*Such pics often are submitted in return for ‘likes’ which can be exchanged for goods and services in an open forum.

Trading Places

August 22, 2012

What’s your occupation?
Independent contractor.

OK. Meaning…
Spot locator. Hired gun. Hunter-gatherer.

Some people aren’t familiar with your trade, is all.
My trade is a result of supply and demand.

Well, alright, how long have you been at this?
Full-time, I guess, four years? But really I started about ten years ago.

Explain how you got into this line of work then.
Like the other guys, basically filming. As often as not you’re expected to come with places to go if you get kicked out of the spot you’re at, or you trek out to the boonies and find out the spot’s not skatable for whatever reason, people are there, the cops. You can go someplace nearby, still be productive, wind up getting paid.

But you don’t film nowadays.
I do, a little bit. Here and there. But yeah, I spend more time on the road now. In the field.

Like in your car?
Yeah. For a vehicle you need, number one, gas mileage, and preferably something inconspicuous. It’s a lot of slow creeping around industrial parks, construction sites, all that. I keep maps and a phone with a dead battery and a couple handwritten addresses for when I need to answer questions.

You tote a camera too, and a laptop. There’s a story to explain those?
I’m a film student. Just spaced out and lost. I got a college student ID off a kid a while back, I haven’t had to whip it out yet though.

When did you figure out this could be a full-time job?
First off, I’m glad you call it a job, because it is work, a lot of work sometimes. It clicked for me when I was at the bar one night, showing two pros a photo I’d taken of a really long, mellow hubba ledge. It was in Van Nuys, it’s gone now, it was skated a lot though. These dudes were on the same team actually, board team. Basically they wanted me to take them to the spot the next day, I was down, I’d film or whatever. But then one of the dudes, the younger one as it happens, he went to take a piss and the dude who stayed whipped out $200 and asked if I’d take him and ditch the other guy. I took it, but then felt bad and when I was leaving to pick the older dude up the next day I actually called the other guy just to give him the heads up we were going, but he was still passed out from the night before anyway so it was a wash. Basically the older pro got his trick and sort of said he’d pay up if I clued him in on good spots I found after that, and it was on.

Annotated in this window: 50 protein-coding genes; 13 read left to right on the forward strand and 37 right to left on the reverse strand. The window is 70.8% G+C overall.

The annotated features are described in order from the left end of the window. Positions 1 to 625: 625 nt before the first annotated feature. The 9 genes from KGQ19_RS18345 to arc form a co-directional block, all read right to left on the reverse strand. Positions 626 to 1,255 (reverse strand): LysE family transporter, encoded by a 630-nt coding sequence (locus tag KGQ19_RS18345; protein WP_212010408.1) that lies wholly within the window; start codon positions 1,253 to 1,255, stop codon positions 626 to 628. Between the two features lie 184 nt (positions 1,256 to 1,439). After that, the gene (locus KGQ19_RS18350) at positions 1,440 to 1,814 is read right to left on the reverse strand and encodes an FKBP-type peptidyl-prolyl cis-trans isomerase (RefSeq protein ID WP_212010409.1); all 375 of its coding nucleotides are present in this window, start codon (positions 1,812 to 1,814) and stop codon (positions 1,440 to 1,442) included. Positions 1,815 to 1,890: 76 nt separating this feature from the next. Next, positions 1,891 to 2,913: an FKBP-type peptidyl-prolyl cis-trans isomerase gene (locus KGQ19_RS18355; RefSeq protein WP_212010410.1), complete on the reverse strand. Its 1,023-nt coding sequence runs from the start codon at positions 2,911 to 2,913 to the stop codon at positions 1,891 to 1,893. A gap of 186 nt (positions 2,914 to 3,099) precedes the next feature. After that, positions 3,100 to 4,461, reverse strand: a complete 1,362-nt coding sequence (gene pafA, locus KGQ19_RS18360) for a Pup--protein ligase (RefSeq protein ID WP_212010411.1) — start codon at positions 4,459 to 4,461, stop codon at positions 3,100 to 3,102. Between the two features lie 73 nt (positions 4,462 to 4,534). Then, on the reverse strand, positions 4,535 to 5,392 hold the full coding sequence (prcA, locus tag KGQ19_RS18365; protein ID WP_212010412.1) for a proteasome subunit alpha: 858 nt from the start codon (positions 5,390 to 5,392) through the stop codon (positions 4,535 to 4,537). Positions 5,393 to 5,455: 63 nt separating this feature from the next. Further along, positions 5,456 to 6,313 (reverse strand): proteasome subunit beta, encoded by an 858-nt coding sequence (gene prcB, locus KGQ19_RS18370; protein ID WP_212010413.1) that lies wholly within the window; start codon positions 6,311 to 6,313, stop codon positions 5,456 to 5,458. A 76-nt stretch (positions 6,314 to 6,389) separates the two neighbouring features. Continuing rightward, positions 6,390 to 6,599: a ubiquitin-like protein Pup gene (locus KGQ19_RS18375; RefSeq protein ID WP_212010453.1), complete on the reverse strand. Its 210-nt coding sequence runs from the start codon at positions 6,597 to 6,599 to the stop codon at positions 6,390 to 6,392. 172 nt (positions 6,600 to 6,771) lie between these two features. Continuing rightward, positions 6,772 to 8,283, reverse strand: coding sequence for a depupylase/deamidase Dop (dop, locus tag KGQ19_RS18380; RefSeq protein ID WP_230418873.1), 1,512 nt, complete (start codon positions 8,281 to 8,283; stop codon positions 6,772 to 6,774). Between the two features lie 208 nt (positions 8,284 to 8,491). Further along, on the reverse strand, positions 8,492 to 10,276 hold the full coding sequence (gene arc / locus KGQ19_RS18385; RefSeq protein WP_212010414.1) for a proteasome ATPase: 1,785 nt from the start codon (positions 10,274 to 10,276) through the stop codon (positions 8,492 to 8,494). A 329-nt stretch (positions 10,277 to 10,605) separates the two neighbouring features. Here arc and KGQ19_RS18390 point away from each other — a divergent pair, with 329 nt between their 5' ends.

How much does a good spot go for now? Say a 12-stair rail, round.
The market decides.

Come on. Give people an idea.
No way. And give all these young bucks a way to undercut me? Anyway it all fluctuates.

Who’s your main clientele?
Pros. Older pros. The young kids, the ams, they don’t need my services as much, and they don’t got that much money anyway. It’s a whole equation that makes this business, kind of a food chain. At the top of the food chain, say, you got pros who have been in the game for ten or maybe fifteen years, and they have the shoe money, the energy drink, big sponsors, or a TV or contest deal. And a lot of times they’re running companies themselves. Obviously they don’t have the time to go out cruising for spots themselves, but that’s just part of it. About ten years back when “Pretty Sweet” and the Vans vid and Flip’s video came out, there was this generation of pros who, their skills were sort of starting to fade, their names were still big and people still wanted to see them and sponsors had a lot of money behind them… but if you’re going to film a backside smith grind on a bank-to-ledge you can’t do it on one where some random kid got a backside smith grind backside flip out a week before for his internet part. You need fresh spots, you do your more basic tricks on a new spot and people aren’t focused all on what other tricks have been done there. So as a spot it has more value.